Killers of the Flower Moon

Greed is an animal that hungers for blood.

Crime Drama History
206 min     7.676     2023     USA


When oil is discovered in 1920s Oklahoma under Osage Nation land, the Osage people are murdered one by one—until the FBI steps in to unravel the mystery.


Lachlan Thiele wrote:
INT. GANGSTERS IN OKLAHOMA - DAY Film students, film lovers, cinema-goers, and reviewers rejoice! Martin Scorsese's latest film is excellent! The Irishman might have been his last 'gangster' film. Still, the apple doesn't fall far from the tree, Killers of the Flower Moon might not be a gangster film, but there are many 'mob' elements within it. The biggest fear people had going into this film was the runtime. Weeks before the release, speculations came out about the length of this film. I saw an article stating it would be 4 hours long! Alas, it's only 206 minutes long, not even coming close to the longest film here at Cannes. I can confirm that the film never drags its feet for too long; there are times when it slows down, but this is only during the film's opening hour. Thankfully it quickly picks up the pace and goes by fast once the whole ensemble is introduced. Jesse Plemons is a late bloomer in the film, only being introduced 2 hours in; as I said, this is where the film starts moving. The story is simple: During the 1920s, oil was discovered on Osage Nation Land. Turning them into the richest people per capita in the world! Ernest Burkhart (Leonardo DiCaprio) returns to work for his uncle, William Hale (Robert De Niro). Ernest meets Mollie (Lily Gladstone), and they marry. However, slowly many of Mollie's friends and family are murdered, with those who married into the family taking ownership of the land—eventually, the FBI steps in to investigate. Lily and Leo have excellent on-screen chemistry, with Lily performing phenomenally. I hear talks about the Oscars for her, which is entirely valid. De Niro steals many of the scenes he's in, often providing the most laughs. He is ultimately the most 'mob-like character within the film, never pulling the trigger but commanding the troops. Jesse Plemons is the final major character within the story as Tom White. Unfortunately, Plemon's isn't that interesting; I wonder if Plemons wasn't given much direction or if he decided to make the character this way. Still, White moves from scene to scene without much interest. He's just there, leading the FBI but never being an individual; I didn't remember his name after the film; I just referred to him as 'FBI guy.' Technically, Killers of the Flower Moon is a marvel (Not that Scorsese would like me saying the word 'Marvel'), but just like all of his films, everything is great. Nothing stands out as 'excellent'; the score, editing and cinematography are at the level you'd expect from the mind of Scorsese. This leads me to my final thoughts on the film; recently, Martin has been talking about his age and his ability to make films like he used to. Scorsese is 80 years old and doesn't believe he has the same drive as Ridley Scott. Suppose this is to be his final film. In that case, I'd be happy knowing it's not a significant departure from what made him the famed director but a story worth telling from a creator who will continue to be studied and praised for the next many decades. FADE OUT.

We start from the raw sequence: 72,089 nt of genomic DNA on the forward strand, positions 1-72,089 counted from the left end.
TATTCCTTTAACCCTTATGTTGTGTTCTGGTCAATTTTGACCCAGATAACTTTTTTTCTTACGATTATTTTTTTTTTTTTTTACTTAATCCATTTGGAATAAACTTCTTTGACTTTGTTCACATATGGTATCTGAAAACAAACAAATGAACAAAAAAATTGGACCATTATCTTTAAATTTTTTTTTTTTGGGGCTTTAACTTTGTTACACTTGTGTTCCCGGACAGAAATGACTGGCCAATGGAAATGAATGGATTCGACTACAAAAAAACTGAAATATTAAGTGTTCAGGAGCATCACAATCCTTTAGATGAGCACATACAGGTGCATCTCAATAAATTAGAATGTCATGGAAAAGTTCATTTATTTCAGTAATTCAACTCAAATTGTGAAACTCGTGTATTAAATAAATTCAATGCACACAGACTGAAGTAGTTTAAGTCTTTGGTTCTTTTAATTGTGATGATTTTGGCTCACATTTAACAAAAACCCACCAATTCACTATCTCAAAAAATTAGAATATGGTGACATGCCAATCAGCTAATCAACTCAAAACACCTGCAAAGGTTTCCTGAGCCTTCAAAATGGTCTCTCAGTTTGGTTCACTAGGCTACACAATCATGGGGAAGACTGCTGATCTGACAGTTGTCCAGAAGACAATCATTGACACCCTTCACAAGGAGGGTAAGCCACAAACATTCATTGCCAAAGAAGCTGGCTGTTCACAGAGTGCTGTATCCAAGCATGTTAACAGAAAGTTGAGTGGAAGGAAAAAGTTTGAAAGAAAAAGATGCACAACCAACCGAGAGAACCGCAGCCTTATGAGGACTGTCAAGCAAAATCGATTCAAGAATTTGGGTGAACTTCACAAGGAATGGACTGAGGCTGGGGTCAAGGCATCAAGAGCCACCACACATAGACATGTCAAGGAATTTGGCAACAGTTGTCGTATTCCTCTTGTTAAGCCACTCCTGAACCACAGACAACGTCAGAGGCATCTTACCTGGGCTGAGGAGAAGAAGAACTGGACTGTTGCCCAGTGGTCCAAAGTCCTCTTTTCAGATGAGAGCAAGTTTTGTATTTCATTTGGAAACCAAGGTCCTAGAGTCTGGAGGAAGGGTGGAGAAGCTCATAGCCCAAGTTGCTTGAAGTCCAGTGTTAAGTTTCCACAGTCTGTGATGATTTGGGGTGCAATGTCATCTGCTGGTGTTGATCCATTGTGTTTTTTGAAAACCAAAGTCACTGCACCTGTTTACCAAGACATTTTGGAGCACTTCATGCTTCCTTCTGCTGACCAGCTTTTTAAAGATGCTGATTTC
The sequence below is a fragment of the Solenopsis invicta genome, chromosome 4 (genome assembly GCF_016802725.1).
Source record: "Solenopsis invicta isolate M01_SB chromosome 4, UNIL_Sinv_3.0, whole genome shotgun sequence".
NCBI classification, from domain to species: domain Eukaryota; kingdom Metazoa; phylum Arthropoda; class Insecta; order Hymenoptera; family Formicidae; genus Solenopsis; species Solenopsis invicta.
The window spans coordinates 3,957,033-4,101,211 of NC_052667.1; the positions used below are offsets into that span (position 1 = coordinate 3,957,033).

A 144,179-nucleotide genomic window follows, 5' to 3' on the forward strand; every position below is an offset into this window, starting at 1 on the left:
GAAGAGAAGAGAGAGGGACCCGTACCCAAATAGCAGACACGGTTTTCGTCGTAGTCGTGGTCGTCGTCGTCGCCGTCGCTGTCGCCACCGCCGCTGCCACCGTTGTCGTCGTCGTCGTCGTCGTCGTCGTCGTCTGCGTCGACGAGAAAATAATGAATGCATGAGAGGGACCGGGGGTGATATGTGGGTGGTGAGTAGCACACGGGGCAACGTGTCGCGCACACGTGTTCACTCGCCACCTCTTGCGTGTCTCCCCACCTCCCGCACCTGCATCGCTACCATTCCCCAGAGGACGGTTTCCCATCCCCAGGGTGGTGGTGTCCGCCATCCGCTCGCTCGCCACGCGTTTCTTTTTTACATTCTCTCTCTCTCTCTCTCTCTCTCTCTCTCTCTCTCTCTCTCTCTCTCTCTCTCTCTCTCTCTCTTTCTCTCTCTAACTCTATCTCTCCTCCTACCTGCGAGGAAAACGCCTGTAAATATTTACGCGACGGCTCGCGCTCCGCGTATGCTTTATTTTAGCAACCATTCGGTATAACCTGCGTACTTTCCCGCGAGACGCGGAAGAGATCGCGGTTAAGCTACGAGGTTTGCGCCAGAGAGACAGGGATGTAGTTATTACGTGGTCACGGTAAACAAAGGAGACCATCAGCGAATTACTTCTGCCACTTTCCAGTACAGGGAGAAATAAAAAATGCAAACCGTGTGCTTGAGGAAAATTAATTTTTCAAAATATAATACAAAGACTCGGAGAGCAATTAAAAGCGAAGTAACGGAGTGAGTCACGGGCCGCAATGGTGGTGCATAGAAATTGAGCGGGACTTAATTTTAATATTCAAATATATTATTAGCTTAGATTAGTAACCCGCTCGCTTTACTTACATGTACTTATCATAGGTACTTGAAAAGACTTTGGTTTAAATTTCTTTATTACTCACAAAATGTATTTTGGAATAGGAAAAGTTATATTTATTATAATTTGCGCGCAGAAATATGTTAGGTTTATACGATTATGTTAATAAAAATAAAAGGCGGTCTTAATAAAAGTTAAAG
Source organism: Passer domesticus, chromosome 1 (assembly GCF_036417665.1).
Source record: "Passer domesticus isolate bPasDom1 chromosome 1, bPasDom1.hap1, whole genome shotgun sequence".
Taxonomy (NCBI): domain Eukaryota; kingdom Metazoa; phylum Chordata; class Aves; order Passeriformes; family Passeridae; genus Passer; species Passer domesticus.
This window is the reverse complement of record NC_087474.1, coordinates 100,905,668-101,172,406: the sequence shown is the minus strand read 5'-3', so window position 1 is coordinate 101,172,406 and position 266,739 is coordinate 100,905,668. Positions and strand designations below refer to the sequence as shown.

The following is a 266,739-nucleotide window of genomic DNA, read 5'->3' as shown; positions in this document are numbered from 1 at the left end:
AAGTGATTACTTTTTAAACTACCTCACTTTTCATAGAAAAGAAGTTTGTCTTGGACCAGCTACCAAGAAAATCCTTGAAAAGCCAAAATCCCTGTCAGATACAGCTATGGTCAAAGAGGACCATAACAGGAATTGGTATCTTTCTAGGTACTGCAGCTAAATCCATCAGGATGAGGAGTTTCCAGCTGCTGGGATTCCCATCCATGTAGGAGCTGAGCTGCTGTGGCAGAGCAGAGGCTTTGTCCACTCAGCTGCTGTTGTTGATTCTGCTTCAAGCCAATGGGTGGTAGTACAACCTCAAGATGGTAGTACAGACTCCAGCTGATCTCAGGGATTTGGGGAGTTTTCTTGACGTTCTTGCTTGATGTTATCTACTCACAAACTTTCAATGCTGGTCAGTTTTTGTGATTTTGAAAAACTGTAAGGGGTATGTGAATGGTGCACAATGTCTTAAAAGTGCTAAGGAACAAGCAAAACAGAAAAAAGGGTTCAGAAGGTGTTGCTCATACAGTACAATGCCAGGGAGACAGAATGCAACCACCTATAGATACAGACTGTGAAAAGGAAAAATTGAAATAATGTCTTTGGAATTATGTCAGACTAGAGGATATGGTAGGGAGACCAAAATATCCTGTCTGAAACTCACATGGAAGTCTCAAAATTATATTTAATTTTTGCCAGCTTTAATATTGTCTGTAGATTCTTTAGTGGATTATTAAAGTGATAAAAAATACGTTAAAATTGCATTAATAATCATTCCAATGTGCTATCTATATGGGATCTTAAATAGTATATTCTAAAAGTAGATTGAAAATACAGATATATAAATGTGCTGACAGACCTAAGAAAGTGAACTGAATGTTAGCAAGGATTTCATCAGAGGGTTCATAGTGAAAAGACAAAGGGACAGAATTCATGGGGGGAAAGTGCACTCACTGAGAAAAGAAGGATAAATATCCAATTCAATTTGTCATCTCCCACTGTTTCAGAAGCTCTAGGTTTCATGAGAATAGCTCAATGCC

Manuel São Bento wrote: